How do I use variadic args?

I’m using a Python argument parser that would like to take multiple directories as input, so I have:

parser = argparse.ArgumentParser()
parser.add_argument(
    "--model_dirs", action="store", type=str, help="Path to trained models.", nargs="+", required=True
)

It appears this is supported because I see some usage of it in an example: https://github.com/guildai/guildai/blob/2cc91df428d53c403962f300d3173f319dae782d/examples/detectron2/demo.py#L47

How do I pass multiple values in the CLI so that Guild will separate them?

guild run ... model_dirs="foo bar" -> args.model_dirs = ["foo bar"]
guild run ... model_dirs=foo bar -> errors
guild run ... "model_dirs=foo bar" -> args.model_dirs = ["foo bar"]

Hmm - that example is misleading. That file is copied from the upstream sources but isn’t used by Guild in the way you’re expecting there.

Guild doesn’t support multiple flag values as a single assignment. This has come up a few times before — I believe there’s a GitHub issue for that. I’ll revive that issue and copy you there so you have a reference to it.

This is tricky for Guild (I think) as Guild doesn’t support lists for flag values, which is what you’re talking about here.

In the meantime, the official approach for this is to use a single string value and parse the value as you see fit. An easy way to enable support for a list is to use Python’s shlex module to parse a string.

With this example you need to remote nargs='+' in your arg config (this breaks you argparse interface though, not so great):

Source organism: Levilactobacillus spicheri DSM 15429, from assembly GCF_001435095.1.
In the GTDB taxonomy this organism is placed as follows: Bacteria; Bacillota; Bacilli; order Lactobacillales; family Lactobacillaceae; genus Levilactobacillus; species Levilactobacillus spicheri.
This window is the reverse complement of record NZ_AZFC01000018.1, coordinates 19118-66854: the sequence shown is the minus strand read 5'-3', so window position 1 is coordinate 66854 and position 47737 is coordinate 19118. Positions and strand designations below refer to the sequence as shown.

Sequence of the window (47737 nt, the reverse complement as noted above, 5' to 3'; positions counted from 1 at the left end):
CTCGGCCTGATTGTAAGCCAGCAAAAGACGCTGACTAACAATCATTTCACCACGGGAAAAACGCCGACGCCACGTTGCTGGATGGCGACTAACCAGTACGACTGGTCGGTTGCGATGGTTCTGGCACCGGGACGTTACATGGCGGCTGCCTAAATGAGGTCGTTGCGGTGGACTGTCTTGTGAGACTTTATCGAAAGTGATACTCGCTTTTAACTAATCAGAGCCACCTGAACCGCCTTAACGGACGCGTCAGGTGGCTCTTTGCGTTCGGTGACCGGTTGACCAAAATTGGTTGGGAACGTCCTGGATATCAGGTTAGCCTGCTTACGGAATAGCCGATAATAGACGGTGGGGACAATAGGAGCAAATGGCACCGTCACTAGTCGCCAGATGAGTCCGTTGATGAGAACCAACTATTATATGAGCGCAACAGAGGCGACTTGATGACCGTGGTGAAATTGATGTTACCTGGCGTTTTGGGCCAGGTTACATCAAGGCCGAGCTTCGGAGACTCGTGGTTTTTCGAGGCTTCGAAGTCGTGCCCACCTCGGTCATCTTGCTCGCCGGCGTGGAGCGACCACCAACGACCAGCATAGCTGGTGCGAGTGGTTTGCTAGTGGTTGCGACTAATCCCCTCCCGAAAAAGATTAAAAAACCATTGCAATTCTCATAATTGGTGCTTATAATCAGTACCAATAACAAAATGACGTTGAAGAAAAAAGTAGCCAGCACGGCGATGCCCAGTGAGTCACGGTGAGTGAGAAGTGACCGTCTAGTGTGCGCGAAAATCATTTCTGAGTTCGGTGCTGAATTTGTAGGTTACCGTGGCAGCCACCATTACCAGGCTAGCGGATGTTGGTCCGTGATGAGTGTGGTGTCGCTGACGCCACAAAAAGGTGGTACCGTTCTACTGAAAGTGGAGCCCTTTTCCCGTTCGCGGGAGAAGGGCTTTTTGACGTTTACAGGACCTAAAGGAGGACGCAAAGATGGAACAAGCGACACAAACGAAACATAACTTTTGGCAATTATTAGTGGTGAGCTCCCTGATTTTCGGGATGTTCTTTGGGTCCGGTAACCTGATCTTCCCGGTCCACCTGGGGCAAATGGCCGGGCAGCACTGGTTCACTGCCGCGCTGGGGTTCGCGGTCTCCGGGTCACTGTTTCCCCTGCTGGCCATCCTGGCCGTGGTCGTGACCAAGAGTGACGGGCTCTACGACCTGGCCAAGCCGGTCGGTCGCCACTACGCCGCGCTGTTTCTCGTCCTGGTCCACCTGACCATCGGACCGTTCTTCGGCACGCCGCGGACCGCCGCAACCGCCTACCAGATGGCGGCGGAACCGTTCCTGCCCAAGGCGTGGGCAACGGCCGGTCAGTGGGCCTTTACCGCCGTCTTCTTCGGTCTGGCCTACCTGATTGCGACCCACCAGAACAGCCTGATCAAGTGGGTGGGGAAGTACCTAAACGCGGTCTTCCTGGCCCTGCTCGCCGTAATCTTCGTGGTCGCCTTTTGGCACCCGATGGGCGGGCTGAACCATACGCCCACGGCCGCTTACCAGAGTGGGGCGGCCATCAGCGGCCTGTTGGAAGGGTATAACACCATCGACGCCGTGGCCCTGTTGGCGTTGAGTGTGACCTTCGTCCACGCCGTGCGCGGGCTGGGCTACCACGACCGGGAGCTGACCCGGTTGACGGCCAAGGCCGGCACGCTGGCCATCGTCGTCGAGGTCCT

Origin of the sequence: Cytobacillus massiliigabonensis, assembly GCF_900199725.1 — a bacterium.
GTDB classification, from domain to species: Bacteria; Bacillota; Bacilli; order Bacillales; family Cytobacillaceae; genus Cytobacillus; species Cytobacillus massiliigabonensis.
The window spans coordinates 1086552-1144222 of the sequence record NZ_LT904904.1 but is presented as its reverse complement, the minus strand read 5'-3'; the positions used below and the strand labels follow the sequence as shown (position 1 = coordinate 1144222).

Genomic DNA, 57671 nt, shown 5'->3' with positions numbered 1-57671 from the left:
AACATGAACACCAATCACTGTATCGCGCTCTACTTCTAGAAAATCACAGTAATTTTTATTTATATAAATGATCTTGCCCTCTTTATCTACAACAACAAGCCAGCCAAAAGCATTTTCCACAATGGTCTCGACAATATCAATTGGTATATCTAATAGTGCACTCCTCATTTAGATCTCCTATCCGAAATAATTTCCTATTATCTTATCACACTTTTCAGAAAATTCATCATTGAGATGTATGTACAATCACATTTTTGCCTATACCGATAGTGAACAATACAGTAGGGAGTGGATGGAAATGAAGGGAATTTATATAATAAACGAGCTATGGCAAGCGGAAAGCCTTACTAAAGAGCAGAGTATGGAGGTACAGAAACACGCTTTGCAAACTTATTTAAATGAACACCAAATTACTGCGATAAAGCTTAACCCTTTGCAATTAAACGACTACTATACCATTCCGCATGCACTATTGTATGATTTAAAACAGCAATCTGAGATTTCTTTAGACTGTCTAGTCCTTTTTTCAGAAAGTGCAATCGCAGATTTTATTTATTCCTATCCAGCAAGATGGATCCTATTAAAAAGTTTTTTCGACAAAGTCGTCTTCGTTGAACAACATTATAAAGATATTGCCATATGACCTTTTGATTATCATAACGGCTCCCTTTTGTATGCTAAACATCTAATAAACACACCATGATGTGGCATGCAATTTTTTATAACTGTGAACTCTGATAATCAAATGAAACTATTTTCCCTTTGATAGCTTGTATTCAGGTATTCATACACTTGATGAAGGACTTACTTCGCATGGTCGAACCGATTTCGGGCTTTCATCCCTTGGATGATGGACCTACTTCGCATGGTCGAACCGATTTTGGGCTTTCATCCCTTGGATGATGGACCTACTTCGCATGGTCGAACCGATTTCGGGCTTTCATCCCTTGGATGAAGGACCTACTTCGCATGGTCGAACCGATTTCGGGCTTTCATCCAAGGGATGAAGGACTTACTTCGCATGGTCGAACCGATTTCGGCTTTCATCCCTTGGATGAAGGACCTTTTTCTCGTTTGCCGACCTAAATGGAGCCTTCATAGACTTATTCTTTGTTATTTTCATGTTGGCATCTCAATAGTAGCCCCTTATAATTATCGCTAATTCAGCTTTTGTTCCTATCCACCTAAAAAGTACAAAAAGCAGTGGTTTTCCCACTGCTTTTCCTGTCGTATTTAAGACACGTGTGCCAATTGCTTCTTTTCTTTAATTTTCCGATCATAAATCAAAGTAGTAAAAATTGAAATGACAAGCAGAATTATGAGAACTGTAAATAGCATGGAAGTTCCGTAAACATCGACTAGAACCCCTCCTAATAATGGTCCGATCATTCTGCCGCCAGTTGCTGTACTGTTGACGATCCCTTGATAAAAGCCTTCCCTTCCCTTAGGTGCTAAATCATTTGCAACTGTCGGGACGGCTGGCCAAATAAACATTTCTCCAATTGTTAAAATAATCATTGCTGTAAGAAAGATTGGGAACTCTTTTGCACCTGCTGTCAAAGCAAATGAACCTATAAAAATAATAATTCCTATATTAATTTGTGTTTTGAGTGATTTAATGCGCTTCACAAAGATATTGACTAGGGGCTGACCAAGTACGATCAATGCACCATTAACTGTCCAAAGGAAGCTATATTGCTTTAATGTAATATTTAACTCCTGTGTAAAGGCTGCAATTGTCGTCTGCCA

import shlex

model_dirs = shlex.split(args.model_dirs)

To support nargs='+' with Guild:

if os.getenv("GUILD_OP") and args.model_dirs:
    args.model_dirs = shlex.split(args.model_dirs[0])

I think the later is a better pattern as it preserves your intended interface. The use of Guild is a change, but as Guild formalizes flags as an interface (rather than args) I think this is okay. Of course what’s not okay is the modification to code for Guild’s sake, which we want to avoid.

Implementation Notes

Flag attr is-list

I can imagine a flag attr is-list (boolean) that enables this behavior automatically. Guild would detect this when importing the flag when nargs is a list-enabling value. The question I have is whether this string-parsing via shlex is the right interface.

The list notation (e.g. model_dirs=[a,b,c]) is used for generating trials. We can’t use that to get a list value for a single run. I’ve wondered what interface we should provide. Introducing another list specification is tricky. We’re already annoying zsh users with the use of [...] as zsh treats square brackets as tokens. Other tokens to avoid: (...), {...}, #...# — the list goes on :slight_smile: